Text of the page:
A confused script casts no light on Dark Shadows

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Dark Shadows: Johnny Depp has enormous fun with some anachronistic, fruity dialogue

Tim Burton’s Dark Shadows has an insurmountable hurdle to overcome. An adaptation of a kitschy 60s/70s TV show, simultaneously beloved by millions and yet unfamiliar to millions of others, how does Burton go about the big screen version? In short, he tries to appease both camps, both playing the material straight for the fans and sending it up for laughs to keep the uninitiated happy. On paper, Burton gets credit for attempting to balance both sides, but the movie itself is a mess.

A quick search on YouTube brings up a multitude of clips from Dan Curtis’ original series. Even if you’re not familiar with it, the show’s odd blend of wobbly sets and hammy acting combined with a relentlessly morbid tone becomes apparent quite easily, and at first, it seems like Burton will channel his film version in the same way (albeit with much more expensive production values).

Burton soul-mate Johnny Depp stars as Barnabas Collins, a wealthy playboy whose family left Liverpool to establish a fishing empire named Collinsport on the coast of New England. However, when Barnabas makes a mistake of spurning the advances of beautiful witch Angelique (Eva Green), she murders his parents, leads his true love Josette (Bella Heathcote) to suicide and curses him to be a vampire.

The local townsfolk bury him in a coffin where he remains for 200 years, until he is unearthed in 1972 by construction workers. Fast making a meal of them, he is confronted by the glowing yellow M of Mephistopheles – aka McDonalds – and faces down the orbs of Lucifer himself, which turns out to be a speeding car.

Returning to his ancestral home of Collinwood, now a decrepit, stately pile in the finest Burton fashion, he is confronted by his descendants, whose own fishing business is suffering in the form of competition from Angelique, still alive and kicking in the town. Barnabas vows to restore the family name, but that’s tricky in the confusing landscape of 20th century America (transfixed by a lava lamp, he describes it as a ‘pulsating blood urn’).

The first 25 minutes are undoubtedly the film’s strongest, with Burton honing a moody Gothic atmosphere in the manner of his past hits. In particular, the opening prologue promises a ripe, meaty tale of vampires, vengeance and love across the centuries in the manner of Bram Stoker’s Dracula. The performances seem to be played with just the right amount of self-awareness (Michelle Pfeiffer as matriarch Elizabeth is a standout) and as expected, the production values are terrific (design by Rick Heinrichs; costumes by Colleen Atwood; score by Danny Elfman).

But it very quickly becomes apparent that this is a movie in competition with itself. For every moment revelling in secret passageways, cavernous interiors and the booming sonorities of Depp’s voice, the drama is undercut by increasingly crass fish out of water gags and aerial sex scenes. It indicates that Burton has no idea who his film is aimed at: those fans of the TV series who want the campy material played straight, or those who couldn’t care less and just want a bit of comedy?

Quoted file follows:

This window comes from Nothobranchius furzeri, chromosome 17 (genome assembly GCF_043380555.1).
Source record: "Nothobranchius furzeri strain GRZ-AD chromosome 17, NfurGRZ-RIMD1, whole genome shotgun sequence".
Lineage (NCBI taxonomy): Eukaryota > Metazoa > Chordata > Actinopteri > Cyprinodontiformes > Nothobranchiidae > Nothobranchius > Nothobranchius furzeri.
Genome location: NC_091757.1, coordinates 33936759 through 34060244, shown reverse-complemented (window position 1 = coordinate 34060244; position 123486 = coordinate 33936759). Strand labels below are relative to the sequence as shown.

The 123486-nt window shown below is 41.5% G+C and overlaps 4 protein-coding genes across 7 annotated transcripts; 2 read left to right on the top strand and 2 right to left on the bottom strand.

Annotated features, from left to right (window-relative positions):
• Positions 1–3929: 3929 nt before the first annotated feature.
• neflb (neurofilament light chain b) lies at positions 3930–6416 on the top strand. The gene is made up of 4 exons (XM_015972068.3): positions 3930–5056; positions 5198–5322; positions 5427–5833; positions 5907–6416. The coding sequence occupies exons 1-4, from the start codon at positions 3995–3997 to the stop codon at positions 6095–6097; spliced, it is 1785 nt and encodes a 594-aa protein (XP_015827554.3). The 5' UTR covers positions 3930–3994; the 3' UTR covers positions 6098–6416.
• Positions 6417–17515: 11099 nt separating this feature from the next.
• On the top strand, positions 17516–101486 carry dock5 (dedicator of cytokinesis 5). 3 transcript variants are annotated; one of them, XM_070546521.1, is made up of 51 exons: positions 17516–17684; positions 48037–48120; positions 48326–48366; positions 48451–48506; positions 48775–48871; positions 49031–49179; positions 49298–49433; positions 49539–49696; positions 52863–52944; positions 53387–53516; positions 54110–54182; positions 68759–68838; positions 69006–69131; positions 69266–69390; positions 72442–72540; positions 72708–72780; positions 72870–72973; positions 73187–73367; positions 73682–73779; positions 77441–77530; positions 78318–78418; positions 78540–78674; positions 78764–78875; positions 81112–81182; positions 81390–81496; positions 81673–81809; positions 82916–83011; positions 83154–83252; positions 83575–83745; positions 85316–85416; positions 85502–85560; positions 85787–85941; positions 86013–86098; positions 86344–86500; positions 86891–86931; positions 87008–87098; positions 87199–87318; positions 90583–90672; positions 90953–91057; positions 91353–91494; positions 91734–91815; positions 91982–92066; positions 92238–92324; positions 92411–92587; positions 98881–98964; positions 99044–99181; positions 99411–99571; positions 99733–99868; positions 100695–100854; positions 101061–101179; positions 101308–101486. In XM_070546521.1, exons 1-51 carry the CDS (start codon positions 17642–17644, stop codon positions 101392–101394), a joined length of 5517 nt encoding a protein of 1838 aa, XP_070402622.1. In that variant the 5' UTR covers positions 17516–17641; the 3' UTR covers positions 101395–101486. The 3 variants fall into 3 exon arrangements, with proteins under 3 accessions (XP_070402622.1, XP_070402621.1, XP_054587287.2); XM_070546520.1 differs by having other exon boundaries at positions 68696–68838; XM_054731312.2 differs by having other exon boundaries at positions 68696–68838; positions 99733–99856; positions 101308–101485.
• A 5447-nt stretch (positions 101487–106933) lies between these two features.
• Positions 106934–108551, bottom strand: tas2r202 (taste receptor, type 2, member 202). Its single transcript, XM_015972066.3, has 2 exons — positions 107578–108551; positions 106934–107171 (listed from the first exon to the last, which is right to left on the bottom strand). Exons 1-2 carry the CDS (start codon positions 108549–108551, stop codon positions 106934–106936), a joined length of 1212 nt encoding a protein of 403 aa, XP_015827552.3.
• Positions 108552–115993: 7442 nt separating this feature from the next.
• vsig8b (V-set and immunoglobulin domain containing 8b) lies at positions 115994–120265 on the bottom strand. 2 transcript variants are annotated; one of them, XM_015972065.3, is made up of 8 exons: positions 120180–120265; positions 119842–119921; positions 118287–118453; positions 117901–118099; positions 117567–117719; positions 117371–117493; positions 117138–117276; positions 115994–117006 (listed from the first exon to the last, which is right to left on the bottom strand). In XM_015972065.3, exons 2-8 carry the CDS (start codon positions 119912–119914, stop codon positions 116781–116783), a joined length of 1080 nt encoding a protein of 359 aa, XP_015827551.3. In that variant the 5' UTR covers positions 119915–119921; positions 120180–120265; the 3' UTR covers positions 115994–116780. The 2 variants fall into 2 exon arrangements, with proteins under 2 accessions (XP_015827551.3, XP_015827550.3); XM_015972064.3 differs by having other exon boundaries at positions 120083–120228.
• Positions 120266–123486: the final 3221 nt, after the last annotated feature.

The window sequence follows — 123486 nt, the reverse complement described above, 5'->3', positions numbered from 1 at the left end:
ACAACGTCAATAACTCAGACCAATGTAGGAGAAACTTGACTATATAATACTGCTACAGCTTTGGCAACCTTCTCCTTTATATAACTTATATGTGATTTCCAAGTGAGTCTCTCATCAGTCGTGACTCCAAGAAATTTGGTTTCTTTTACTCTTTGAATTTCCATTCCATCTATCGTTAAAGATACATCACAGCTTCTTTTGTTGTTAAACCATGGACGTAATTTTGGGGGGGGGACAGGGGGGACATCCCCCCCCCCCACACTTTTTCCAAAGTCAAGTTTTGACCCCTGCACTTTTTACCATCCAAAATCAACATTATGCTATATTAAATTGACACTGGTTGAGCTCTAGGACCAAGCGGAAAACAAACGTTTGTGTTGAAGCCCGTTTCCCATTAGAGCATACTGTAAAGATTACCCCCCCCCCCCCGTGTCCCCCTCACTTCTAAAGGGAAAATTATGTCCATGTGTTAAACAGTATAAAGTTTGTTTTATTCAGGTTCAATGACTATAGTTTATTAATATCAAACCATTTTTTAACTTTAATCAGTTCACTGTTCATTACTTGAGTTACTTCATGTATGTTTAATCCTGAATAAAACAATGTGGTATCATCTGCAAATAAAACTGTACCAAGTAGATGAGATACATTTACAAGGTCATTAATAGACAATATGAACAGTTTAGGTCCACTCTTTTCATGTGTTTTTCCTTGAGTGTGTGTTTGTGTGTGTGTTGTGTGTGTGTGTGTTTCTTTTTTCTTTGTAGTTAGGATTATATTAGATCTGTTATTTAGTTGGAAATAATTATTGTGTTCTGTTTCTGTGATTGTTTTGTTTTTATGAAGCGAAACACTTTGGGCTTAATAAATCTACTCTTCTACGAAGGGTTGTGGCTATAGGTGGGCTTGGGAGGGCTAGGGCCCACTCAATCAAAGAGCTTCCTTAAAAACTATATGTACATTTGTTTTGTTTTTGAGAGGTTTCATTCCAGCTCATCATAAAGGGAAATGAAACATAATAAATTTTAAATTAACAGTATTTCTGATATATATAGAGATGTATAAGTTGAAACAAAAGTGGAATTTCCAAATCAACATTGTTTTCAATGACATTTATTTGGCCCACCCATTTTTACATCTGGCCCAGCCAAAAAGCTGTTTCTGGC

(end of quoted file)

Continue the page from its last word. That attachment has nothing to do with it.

Sadly, by veering between the two poles, the director satisfies no-one. Moments of death are treated in arbitrary, almost callous fashion while in the next scene Barnabas is confusing the gender of Alice Cooper (‘Ugliest woman I’ve ever seen’). Meanwhile a promising subplot involving the family’s new nanny (Heathcote again) who bears a striking resemblance to Barnabas’ long lost love never hoves into view effectively.

There are more fundamental problems, notably in the shape of the excellent supporting cast who are left high and dry with very little to do (Chloe Moretz as the moody daughter; Johnny Lee Miller as Pfeiffer’s philandering brother; Helena Bonham Carter as the sozzled live-in shrink), before it culminates in an effects-laden finale not unlike Jan de Bont’s remake of The Haunting.

However, it’s made watchable, if not acceptable, by Depp’s typically committed performance. Calling to mind Richard E Grant’s Withnail and I style imperiousness as much as Max Schreck, the actor has enormous fun with Collins’ anachronistic, fruity dialogue. On seeing Green’s witch for the first time in centuries, he booms: ‘Her mere mention summons vomit to the recesses of my mouth.’ It’s just a shame that he appears to be over-achieving in contrast with the movie’s failings.

One thing that must be said in the film’s favour, however, is it’s more recognizably Burton-esque than his previous abomination, Alice in Wonderland. That experience was akin to watching an effects designer’s showreel for the best part of two hours; Dark Shadows is, at least, an eccentric misfire that bears fleeting hallmarks of Burton’s best work. It sure isn’t up there with the likes of Ed Wood, but as an odd, messy experience, it’s better than a boring, hackneyed one. In the immortal words of Yazz, the only way is up.